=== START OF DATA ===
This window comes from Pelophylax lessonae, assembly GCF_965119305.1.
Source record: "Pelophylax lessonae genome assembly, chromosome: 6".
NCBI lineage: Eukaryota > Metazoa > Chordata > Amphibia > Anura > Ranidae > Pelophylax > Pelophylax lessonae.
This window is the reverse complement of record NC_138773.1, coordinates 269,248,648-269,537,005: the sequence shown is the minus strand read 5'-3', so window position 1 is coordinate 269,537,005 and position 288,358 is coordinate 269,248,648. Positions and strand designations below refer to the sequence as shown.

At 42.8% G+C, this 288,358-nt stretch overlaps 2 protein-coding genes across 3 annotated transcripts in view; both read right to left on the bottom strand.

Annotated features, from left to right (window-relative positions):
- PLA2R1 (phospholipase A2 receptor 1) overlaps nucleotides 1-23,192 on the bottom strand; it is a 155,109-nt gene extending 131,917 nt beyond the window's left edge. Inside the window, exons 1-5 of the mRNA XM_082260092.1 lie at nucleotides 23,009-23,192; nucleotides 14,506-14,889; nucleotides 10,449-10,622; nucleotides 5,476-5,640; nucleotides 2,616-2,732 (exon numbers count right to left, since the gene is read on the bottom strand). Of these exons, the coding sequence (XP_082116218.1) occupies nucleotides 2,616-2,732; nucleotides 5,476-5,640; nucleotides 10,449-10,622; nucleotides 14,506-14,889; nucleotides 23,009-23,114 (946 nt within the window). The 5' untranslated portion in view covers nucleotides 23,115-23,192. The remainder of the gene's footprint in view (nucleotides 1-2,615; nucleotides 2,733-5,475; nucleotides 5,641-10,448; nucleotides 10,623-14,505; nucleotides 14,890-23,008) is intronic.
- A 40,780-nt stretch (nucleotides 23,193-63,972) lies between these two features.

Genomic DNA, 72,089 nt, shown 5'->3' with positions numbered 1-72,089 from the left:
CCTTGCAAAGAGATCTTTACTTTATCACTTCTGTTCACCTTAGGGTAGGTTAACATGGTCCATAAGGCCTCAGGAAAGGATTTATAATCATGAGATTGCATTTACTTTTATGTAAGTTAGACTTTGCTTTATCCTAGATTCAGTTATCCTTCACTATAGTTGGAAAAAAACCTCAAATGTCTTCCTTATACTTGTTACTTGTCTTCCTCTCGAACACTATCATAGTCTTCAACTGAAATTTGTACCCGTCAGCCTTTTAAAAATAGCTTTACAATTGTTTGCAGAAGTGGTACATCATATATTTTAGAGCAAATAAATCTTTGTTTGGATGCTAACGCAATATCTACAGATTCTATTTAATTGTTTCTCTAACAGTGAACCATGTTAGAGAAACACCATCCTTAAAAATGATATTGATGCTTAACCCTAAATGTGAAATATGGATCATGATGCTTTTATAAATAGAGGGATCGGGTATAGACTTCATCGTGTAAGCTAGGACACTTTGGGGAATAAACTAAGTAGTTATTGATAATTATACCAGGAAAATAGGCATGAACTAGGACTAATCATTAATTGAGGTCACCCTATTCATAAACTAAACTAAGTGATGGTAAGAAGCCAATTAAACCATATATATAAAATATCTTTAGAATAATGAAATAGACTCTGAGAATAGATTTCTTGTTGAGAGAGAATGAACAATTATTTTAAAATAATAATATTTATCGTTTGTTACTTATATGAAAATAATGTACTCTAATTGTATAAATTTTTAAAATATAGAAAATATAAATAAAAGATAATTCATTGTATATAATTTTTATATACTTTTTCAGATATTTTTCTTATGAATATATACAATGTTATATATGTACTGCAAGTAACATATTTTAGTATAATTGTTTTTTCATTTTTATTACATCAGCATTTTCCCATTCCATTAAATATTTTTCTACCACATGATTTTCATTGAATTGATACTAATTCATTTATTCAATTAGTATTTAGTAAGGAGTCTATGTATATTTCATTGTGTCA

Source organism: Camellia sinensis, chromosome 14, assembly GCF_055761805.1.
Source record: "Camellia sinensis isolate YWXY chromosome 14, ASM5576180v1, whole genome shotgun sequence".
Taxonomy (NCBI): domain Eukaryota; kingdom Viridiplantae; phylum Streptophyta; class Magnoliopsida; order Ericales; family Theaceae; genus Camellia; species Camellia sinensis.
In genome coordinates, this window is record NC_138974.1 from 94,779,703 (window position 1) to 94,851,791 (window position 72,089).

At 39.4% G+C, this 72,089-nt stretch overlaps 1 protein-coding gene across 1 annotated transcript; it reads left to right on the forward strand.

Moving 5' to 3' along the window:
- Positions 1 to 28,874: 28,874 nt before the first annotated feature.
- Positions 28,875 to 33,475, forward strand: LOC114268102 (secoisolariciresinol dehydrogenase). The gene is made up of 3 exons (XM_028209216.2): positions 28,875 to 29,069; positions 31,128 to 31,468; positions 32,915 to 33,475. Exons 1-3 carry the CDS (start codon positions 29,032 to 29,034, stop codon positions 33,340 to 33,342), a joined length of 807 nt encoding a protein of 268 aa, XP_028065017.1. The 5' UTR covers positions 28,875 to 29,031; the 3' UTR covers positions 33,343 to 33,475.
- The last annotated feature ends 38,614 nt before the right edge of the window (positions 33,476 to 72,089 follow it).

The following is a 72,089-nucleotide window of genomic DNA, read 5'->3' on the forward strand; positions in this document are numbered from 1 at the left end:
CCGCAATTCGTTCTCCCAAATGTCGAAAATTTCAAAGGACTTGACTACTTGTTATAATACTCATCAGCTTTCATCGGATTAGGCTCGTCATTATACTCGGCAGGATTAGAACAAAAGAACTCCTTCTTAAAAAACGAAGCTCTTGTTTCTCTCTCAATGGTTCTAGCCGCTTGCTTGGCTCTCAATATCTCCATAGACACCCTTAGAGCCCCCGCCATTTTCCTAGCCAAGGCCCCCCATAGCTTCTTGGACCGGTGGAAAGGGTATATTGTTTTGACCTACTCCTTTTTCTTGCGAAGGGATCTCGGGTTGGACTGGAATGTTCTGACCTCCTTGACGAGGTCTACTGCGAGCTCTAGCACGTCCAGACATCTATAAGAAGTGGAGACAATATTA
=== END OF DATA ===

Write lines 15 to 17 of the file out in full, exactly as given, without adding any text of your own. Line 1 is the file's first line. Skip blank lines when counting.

At 39.4% G+C, this 72,089-nt stretch overlaps 1 protein-coding gene across 1 annotated transcript; it reads left to right on the forward strand.

Moving 5' to 3' along the window:
- Positions 1 to 28,874: 28,874 nt before the first annotated feature.